Sanchez says adversities such as these lead many Cubans to feel apathetic, "as though this is some sort of curse and there's nothing we can do."  But she says the Middle East and North Africa uprisings changed that and gave young Cubans a feeling of empowerment.

    "Civil society is in ferment," she says.  "Things are happening not just among dissidents, but also among young people making hip hop music, art, theater, alternative film."  

    Many of them, including Yoani Sanchez, are convinced that the future of Cuba is in their hands.

    This forum has been closed.
    Comment Sorting
    Comments
         
    by: Jack Spatiz
    April 21, 2012 4:07 PM
    What nonsense; the Voice of America interviewing an agent of the U.S. in Cuba. The former director of the Interest Section of the U.S. said he hoped the many conservations he had with YOani Sanchez would never be published; the reason is that Yoani was being instructed what to say bythe U.S. She has a credit card and Pay Pal account that it is illegal to have according to U.S. law. Voice of America is the propaganda voice of the U.S. in Latin America.

    by: NVO
    April 05, 2012 8:25 AM
    In claiming that the pope is the “Vicar of Christ,” the Catholic Church rejects the sufficiency and supremacy of Christ’s priesthood, and grants to the pope roles that Christ Himself declared would belong to the Holy Spirit. It is therefore blasphemy to ascribe to the pope the title of “Vicar of Christ.”
    At Pentecost The Holy Spirit was sent, NOT A POPE!!!!!

    Featured Videos

    Your JavaScript is turned off or you have an old version of Adobe's Flash Player. Get the latest Flash player.
    Chinese-Americans Heart Trump, Bucking National Trendi
    X
    May 27, 2016 5:57 AM
    A new study conducted by three Asian-American organizations shows there are three times as many Democrats as there are Republicans among Asian-American voters, and they favor Hillary Clinton over Donald Trump. But one group, called Chinese-Americans For Trump, is going against the tide and strongly supports the business tycoon. VOA’s Elizabeth Lee caught up with them at a Trump rally and reports from Anaheim, California.
    Video

    Video Chinese-Americans Heart Trump, Bucking National Trend

    A new study conducted by three Asian-American organizations shows there are three times as many Democrats as there are Republicans among Asian-American voters, and they favor Hillary Clinton over Donald Trump. But one group, called Chinese-Americans For Trump, is going against the tide and strongly supports the business tycoon. VOA’s Elizabeth Lee caught up with them at a Trump rally and reports from Anaheim, California.
    Video

    Video Reactions to Trump's Success Polarized Abroad

    What seemed impossible less than a year ago is now almost a certainty. New York real estate mogul Donald Trump has won the number of delegates needed to secure the Republican presidential nomination. The prospect has sparked as much controversy abroad as it has in the United States. Zlatica Hoke has more.
    Video

    Video Drawings by Children in Hiroshima Show Hope and Peace

    On Friday, President Barack Obama will visit Hiroshima, Japan, the first American president to do so while in office. In August 1945, the United States dropped an atomic bomb on the city to force Japan's surrender in World War II. Although their city lay in ruins, some Hiroshima schoolchildren drew pictures of hope and peace. The former students and their drawings are now part of a documentary called “Pictures from a Hiroshima Schoolyard.” VOA's Deborah Block has the story.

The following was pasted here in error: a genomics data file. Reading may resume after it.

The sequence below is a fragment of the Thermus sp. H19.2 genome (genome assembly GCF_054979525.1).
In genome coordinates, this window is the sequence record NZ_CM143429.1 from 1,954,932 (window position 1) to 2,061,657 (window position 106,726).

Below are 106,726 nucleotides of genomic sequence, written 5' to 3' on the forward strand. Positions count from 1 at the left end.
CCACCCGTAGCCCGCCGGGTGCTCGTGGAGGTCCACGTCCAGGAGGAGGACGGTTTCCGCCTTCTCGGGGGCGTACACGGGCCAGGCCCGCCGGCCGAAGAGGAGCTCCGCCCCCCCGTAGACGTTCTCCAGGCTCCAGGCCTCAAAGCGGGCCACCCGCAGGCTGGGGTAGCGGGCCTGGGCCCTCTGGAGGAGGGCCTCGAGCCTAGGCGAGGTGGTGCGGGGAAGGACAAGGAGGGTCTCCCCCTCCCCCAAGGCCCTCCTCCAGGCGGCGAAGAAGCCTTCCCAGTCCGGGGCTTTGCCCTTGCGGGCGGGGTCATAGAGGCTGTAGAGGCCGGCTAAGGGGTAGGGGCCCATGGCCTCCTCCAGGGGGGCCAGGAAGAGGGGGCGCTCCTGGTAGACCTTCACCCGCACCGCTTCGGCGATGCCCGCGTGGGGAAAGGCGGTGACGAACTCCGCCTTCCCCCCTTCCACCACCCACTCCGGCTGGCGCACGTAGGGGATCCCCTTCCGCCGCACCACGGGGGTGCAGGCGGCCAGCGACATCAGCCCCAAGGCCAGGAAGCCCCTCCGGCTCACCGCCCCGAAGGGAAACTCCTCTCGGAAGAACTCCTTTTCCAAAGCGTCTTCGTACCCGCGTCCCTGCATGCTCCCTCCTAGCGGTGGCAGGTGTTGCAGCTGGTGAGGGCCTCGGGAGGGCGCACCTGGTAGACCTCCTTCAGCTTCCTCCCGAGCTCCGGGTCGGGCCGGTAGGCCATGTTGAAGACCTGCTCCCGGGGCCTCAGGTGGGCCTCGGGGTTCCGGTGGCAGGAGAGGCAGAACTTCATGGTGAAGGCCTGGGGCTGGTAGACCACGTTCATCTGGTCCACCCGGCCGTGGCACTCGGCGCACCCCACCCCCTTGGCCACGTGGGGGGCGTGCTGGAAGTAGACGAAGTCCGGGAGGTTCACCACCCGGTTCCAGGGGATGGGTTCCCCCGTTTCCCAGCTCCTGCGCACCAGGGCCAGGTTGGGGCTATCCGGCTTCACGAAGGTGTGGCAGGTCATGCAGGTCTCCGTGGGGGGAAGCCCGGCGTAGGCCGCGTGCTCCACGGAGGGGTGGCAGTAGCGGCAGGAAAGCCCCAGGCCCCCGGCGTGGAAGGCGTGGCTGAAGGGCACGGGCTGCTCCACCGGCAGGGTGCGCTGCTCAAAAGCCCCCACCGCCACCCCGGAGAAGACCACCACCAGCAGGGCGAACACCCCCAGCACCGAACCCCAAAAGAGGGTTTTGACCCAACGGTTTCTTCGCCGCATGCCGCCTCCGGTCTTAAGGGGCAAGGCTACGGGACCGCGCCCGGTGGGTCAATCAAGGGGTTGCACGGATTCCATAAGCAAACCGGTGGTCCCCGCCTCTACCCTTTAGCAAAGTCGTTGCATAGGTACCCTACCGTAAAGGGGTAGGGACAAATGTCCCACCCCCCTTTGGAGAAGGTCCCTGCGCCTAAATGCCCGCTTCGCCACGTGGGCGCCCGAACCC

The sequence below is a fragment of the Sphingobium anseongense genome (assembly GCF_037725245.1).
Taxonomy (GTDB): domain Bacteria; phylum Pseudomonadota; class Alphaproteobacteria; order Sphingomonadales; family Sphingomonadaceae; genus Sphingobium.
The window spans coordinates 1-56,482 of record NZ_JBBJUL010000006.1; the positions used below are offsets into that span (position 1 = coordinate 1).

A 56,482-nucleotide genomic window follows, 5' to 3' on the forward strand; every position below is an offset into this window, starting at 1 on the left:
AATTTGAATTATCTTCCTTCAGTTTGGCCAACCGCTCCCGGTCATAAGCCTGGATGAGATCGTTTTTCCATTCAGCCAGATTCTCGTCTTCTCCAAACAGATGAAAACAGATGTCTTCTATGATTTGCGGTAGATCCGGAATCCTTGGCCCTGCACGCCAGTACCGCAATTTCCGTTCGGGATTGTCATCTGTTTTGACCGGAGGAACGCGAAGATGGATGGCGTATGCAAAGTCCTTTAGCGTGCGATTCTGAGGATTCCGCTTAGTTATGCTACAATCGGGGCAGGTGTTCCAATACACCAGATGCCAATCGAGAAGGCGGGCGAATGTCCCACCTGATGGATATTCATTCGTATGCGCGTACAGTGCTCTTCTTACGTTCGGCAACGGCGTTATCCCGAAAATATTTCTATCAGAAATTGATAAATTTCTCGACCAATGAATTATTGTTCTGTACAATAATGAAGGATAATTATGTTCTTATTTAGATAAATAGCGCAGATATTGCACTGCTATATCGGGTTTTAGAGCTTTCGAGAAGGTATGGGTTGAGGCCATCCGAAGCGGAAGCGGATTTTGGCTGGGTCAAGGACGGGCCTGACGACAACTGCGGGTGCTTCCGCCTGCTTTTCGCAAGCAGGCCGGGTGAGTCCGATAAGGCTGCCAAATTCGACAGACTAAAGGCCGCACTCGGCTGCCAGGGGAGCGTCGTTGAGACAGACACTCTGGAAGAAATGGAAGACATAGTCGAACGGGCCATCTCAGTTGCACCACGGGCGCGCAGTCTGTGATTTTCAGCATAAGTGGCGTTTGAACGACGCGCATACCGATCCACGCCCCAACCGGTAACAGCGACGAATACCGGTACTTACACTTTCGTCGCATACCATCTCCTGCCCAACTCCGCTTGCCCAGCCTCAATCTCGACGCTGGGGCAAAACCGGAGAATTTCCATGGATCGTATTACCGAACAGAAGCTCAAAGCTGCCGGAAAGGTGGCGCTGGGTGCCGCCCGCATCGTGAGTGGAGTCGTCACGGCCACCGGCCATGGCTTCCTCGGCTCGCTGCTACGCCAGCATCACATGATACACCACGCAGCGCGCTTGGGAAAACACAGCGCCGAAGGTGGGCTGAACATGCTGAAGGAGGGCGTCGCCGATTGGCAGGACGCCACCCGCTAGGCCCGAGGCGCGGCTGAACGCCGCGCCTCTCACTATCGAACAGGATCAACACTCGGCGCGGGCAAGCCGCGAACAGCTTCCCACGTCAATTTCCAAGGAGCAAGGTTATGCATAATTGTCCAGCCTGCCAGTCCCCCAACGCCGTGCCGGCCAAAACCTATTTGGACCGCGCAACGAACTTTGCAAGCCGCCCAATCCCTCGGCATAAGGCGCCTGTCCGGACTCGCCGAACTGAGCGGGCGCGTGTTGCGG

Video

    Video Vietnamese Rapper Performs for Obama

    A prominent young Vietnamese artist told President Obama said she faced roadblocks as a woman rapper, and asked the president about government support for the arts. He asked her to rap, and he even offered to provide a base beat for her. Watch what happened.
    Video

    Video Roots Run Deep for Tunisia's Dwindling Jewish Community

    This week, hundreds of Jewish pilgrims are defying terrorist threats to celebrate an ancient religious festival on the Tunisian island of Djerba. The festivities cast a spotlight on North Africa's once-vibrant Jewish population that has all but died out in recent decades. Despite rising threats of militant Islam and the country's battered economy, one of the Arab world's last Jewish communities is staying put and nurturing a new generation. VOA’s Lisa Bryant reports.
    Video

    Video Meet Your New Co-Worker: The Robot

    Increasing numbers of robots are joining the workforce, as companies scale back and more processes become automated. The latest robots are flexible and collaborative, built to work alongside humans as opposed to replacing them. VOA’s Tina Trinh looks at the next generation of automated employees helping out their human colleagues.
    Video

    Video Wheelchair Technology in Tune With Times

    Technologies for the disabled, including wheelchair technology, are advancing just as quickly as everything else in the digital age. Two new advances in wheelchairs offer improved control and a more comfortable fit. VOA's George Putic reports.
    Video

    Video Baby Boxes Offer Safe Haven for Unwanted Children

    No one knows exactly how many babies are abandoned worldwide each year. The statistic is a difficult one to determine because it is illegal in most places. Therefore unwanted babies are often hidden and left to die. But as Erika Celeste reports from Woodburn, Indiana, a new program hopes to make surrendering infants safer for everyone.
    Video

    Video California Celebration Showcases Local Wines, Balloons

    Communities in the U.S. often hold festivals to show what makes them special. In California, for example, farmers near Fresno celebrate their figs and those around Gilmore showcase their garlic. Mike O'Sullivan reports that the wine-producing region of Temecula offers local vintages in an annual festival where rides on hot-air balloons add to the excitement.
    Video

    Video US Elementary School Offers Living Science Lessons

    Zero is not a good score on a test at school. But Discovery Elementary is proud of its “net zero” rating. Net zero describes a building in which the amount of energy provided by on-site renewable sources equals the amount of energy the building uses. As Faiza Elmasry tells us, the innovative features in the building turn the school into a teaching tool, where kids can't help but learn about science and sustainability. Faith Lapidus narrates.

    Special Report

    Adrift The Invisible African Diaspora